And today, NBC News highlights a new push from corporate America calling on Congress to deliver on legal status for Dreamers – and highlighting the economic importance of doing so. “With DACA on life support, Microsoft, Apple and other big U.S. firms launch ad campaign to protect ‘Dreamers’” explains,
“Microsoft, Apple, Meta and dozens of other Fortune 500 companies launched an ad campaign Thursday to push Congress to pass a new law that would secure the fate of migrants known as “Dreamers,” part of a last-ditch effort to save the protections as federal courts seem likely to end the executive order that has protected them since 2012.
…The ad, running in The Wall Street Journal, The Dallas Morning News and The Charlotte Observer, warns congressional leaders that ending DACA would hurt the economy.
‘Collectively, we represent the backbone of an American economy facing tremendous workforce challenges as a result of the pandemic. We face another crisis if Congress fails to act on an issue that has strong bipartisan support from the American people,’ said the letter, signed by Target, Starbucks, Microsoft, Amazon, Meta, Apple, Google, MGM Resorts and other companies, as well as the Business Roundtable.
…Apple CEO Tim Cook said: ‘Dreamers are an essential part of the fabric of our nation. They make our communities stronger, they make our companies more innovative, and they deserve a right to live in America with dignity. I stand with the bipartisan majority of Americans who agree that granting permanent protections for Dreamers is the right thing to do. It’s time for Congress to act.’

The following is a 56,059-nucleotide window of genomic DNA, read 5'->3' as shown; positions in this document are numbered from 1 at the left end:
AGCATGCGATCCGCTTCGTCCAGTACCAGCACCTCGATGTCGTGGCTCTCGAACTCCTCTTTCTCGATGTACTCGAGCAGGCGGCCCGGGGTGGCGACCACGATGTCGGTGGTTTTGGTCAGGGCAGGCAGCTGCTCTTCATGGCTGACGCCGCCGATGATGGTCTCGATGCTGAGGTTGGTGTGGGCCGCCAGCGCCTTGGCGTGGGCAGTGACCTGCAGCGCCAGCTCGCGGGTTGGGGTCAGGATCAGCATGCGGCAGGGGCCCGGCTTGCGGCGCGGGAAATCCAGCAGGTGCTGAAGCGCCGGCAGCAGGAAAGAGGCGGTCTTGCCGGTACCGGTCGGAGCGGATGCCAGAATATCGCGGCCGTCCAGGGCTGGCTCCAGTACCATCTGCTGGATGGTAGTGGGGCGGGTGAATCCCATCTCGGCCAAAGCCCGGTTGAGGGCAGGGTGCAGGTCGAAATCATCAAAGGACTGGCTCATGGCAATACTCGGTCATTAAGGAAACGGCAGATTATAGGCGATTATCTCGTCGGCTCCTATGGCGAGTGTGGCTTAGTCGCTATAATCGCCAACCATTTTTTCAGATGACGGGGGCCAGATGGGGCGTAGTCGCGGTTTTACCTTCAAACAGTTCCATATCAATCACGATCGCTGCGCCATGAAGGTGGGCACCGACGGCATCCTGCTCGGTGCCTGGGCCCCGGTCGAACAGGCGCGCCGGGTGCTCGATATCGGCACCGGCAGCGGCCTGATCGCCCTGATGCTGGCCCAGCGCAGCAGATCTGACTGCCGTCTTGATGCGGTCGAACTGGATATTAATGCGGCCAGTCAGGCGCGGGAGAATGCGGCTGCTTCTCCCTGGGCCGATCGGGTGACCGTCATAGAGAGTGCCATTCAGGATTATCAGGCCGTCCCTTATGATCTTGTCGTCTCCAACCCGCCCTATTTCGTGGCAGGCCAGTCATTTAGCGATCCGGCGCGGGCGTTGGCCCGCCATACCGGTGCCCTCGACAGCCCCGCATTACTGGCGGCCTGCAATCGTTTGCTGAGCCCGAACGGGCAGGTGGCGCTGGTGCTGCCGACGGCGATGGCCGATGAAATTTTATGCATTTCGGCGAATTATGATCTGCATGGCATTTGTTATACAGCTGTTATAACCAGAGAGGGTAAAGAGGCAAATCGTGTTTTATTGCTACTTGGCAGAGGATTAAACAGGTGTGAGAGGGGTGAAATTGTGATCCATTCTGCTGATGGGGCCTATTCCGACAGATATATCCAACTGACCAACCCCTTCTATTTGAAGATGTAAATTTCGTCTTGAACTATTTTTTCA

…Sen. Robert Menendez, D-N.J., said the business community could play a major role in shaping the immigration debate.
‘At some point, the business community will wake up and say: ‘Hey, we need immigration in order to meet our labor challenges. We have 11 million jobs that are going unfilled,” Menendez told NBC News.’”
According to Vanessa Cárdenas, Executive Director of America’s Voice:
“Congress has the obligation to deliver for Dreamers who are an essential part of our communities, our economy and our nation. The urgency for action couldn’t be greater. With the upcoming midterms determining control of Congress, the window to protect DACA recipients and other Dreamers through a long overdue bipartisan legislative fix is getting smaller and smaller – especially since Kevin McCarthy has reiterated his opposition to such a bill under a GOP-controlled House, if they take over.
Inflation and the economy are the top issues for voters across party lines and these corporations are underscoring the avoidable economic catastrophe we face if Congress fails to act before DACA recipients are kicked from their jobs or kicked out of the country they call home. These key voices from the left, right and center are sending a wake up call to Congress that the clock is ticking on a DACA rescue and that staving off further economic disruption and human tragedy is in their hands.
Now is the time to settle Dreamers’ unresolved futures once and for all and help American families and communities move forward. As the business leaders remind us, the failure to do so would not just cruelly endanger Dreamers’ futures and families, but harm the U.S. economy and all of us in the process.”